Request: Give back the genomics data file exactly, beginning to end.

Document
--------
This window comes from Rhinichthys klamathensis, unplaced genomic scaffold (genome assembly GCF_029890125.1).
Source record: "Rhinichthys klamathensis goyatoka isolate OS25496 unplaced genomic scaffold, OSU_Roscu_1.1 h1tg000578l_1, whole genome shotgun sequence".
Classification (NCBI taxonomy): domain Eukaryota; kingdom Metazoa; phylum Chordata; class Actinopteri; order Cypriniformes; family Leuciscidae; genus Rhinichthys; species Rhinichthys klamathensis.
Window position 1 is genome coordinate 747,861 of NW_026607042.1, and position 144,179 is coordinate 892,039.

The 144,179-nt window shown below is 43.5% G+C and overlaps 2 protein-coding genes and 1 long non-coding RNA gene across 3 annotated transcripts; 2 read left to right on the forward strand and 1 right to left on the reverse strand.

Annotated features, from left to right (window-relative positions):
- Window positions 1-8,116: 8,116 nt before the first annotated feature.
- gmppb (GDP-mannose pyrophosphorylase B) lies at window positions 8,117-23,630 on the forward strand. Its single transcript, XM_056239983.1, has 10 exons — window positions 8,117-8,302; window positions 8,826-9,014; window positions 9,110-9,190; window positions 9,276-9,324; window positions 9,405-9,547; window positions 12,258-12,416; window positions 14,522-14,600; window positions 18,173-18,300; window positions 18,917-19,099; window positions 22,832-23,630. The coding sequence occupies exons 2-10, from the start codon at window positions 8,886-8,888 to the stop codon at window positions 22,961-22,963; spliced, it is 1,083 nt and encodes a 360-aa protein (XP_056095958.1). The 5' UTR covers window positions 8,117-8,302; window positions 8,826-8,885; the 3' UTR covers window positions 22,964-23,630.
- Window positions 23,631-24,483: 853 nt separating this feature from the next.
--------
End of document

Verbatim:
This window comes from Rhinichthys klamathensis, unplaced genomic scaffold (genome assembly GCF_029890125.1).
Source record: "Rhinichthys klamathensis goyatoka isolate OS25496 unplaced genomic scaffold, OSU_Roscu_1.1 h1tg000578l_1, whole genome shotgun sequence".
Classification (NCBI taxonomy): domain Eukaryota; kingdom Metazoa; phylum Chordata; class Actinopteri; order Cypriniformes; family Leuciscidae; genus Rhinichthys; species Rhinichthys klamathensis.
Window position 1 is genome coordinate 747,861 of NW_026607042.1, and position 144,179 is coordinate 892,039.

The 144,179-nt window shown below is 43.5% G+C and overlaps 2 protein-coding genes and 1 long non-coding RNA gene across 3 annotated transcripts; 2 read left to right on the forward strand and 1 right to left on the reverse strand.

Annotated features, from left to right (window-relative positions):
- Window positions 1-8,116: 8,116 nt before the first annotated feature.
- gmppb (GDP-mannose pyrophosphorylase B) lies at window positions 8,117-23,630 on the forward strand. Its single transcript, XM_056239983.1, has 10 exons — window positions 8,117-8,302; window positions 8,826-9,014; window positions 9,110-9,190; window positions 9,276-9,324; window positions 9,405-9,547; window positions 12,258-12,416; window positions 14,522-14,600; window positions 18,173-18,300; window positions 18,917-19,099; window positions 22,832-23,630. The coding sequence occupies exons 2-10, from the start codon at window positions 8,886-8,888 to the stop codon at window positions 22,961-22,963; spliced, it is 1,083 nt and encodes a 360-aa protein (XP_056095958.1). The 5' UTR covers window positions 8,117-8,302; window positions 8,826-8,885; the 3' UTR covers window positions 22,964-23,630.
- Window positions 23,631-24,483: 853 nt separating this feature from the next.